Suppose the elasticity of labor supply is high at the current level of employment. Does this tax have more of an effect on the wage received by workers, or on the quantity of labor supplied?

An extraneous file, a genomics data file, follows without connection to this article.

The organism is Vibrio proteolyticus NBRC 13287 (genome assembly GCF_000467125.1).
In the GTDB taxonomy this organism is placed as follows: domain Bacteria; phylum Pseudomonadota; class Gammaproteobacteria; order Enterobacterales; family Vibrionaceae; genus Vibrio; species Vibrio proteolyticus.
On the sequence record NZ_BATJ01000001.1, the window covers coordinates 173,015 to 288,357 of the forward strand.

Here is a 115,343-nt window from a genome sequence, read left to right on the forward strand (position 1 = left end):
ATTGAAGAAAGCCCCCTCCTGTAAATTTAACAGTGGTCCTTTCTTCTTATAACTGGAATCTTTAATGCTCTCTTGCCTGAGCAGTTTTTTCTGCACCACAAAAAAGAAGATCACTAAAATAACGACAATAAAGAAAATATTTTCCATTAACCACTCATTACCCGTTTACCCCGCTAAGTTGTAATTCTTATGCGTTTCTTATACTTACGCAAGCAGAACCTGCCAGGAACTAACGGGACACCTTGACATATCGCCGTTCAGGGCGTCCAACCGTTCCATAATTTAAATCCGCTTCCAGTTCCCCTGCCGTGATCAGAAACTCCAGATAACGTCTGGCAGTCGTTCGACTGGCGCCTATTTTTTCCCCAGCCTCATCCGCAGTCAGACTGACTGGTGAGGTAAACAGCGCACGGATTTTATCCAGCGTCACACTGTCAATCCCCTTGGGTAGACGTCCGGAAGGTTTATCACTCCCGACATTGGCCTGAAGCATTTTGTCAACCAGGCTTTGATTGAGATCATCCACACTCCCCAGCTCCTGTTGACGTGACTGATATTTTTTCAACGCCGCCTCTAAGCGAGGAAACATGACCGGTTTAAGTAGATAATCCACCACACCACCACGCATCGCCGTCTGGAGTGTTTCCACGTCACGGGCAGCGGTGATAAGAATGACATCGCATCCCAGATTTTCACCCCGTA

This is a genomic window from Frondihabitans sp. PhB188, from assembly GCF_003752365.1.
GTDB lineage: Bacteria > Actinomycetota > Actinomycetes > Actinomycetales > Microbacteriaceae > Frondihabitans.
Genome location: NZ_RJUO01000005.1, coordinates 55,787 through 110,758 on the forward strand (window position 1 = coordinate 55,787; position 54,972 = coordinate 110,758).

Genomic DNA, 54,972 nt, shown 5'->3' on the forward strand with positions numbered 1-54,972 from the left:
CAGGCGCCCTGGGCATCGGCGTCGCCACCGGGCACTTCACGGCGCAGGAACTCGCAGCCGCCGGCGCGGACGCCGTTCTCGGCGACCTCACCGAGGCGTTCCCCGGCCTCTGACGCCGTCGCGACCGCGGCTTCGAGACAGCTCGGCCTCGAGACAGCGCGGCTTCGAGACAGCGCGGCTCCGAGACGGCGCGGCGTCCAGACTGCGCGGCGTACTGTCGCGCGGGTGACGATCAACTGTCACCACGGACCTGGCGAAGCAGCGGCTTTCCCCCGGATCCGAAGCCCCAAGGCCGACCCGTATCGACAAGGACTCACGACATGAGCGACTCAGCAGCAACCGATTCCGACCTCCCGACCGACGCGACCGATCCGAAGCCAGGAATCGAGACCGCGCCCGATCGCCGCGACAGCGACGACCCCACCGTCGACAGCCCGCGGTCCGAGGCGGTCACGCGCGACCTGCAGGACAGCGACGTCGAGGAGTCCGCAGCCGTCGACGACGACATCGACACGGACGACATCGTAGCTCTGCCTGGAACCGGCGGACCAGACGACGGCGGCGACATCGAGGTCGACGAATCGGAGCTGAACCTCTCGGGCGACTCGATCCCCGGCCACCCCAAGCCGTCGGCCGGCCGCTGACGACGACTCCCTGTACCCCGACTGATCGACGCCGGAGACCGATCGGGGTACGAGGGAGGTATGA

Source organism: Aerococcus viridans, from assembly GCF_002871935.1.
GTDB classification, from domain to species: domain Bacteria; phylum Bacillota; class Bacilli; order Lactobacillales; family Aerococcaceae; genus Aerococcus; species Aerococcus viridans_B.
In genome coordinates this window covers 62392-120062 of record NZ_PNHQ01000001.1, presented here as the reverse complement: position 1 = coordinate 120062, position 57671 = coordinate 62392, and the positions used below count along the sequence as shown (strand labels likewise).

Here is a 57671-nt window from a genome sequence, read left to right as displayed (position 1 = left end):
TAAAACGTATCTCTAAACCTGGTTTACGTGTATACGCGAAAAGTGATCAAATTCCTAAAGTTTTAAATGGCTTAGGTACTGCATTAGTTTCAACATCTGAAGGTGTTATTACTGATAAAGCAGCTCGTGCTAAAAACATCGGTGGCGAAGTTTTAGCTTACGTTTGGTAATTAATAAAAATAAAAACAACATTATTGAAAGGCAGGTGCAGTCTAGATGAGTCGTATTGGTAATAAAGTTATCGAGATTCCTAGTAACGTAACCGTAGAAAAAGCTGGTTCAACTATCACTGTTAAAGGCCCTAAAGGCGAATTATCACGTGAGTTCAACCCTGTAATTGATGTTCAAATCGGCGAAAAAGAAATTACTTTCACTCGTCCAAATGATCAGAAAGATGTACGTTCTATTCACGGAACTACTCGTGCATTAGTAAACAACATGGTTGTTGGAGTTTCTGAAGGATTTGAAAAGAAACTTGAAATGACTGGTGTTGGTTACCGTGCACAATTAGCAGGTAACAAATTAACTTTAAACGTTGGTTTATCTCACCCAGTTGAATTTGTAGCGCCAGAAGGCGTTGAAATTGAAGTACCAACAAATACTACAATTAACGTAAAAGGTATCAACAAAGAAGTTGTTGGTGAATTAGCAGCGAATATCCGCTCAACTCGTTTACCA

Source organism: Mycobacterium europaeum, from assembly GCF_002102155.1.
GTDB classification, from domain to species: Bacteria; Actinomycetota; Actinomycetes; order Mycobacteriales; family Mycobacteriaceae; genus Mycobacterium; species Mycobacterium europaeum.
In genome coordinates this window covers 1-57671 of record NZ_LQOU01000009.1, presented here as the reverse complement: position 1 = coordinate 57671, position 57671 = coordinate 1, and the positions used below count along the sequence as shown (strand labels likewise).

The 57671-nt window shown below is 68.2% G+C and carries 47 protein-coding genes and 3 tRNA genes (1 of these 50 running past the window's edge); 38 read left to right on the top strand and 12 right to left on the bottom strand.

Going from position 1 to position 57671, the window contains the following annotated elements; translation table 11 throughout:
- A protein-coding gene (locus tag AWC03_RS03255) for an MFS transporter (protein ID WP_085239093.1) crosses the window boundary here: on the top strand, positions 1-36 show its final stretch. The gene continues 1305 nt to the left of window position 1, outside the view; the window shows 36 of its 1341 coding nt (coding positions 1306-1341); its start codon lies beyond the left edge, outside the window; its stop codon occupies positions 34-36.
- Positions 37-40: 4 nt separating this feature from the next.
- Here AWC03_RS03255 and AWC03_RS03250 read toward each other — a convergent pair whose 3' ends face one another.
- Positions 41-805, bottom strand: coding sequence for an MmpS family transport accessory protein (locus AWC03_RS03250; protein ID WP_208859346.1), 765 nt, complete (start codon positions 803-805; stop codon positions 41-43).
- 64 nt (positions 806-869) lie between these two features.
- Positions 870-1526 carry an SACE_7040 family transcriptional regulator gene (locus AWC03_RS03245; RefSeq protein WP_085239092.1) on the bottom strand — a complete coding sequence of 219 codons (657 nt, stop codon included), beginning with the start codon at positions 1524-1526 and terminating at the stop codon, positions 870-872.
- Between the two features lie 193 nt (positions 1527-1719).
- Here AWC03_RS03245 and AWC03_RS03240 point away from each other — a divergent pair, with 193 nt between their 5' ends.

Economists disagree about the magnitude of elasticity of labor supply. The labor market is a key part of the economy. Workers choose how many hours they will work, or even if they are going to take a job at all, depending on the wage they can get. The elasticity of labor supply tells us how much labor supply responds to changes in the wage. Some argue that it is quite low; others say that the elasticity of labor supply is much greater than 1. This debate has important policy consequences. Let's consider what happens when the government imposes a tax on wages, so there is a gap between the wage paid by employers and the wage received by workers.  a) Suppose the elasticity of labor supply is very low at the current level of employment. Does this tax have more effect on the wage received by workers, or on the quantity of labor supplied? b) Now suppose the elasticity of labor supply is high at the current level of employment. Does this tax have more of an effect on the wage received by workers, or on the quantity of labor supplied? c) Suppose you are a politician deciding whether to raise revenues by increasing taxes on high income workers. Would you prefer that their supply of labor is elastic or inelastic? Explain.

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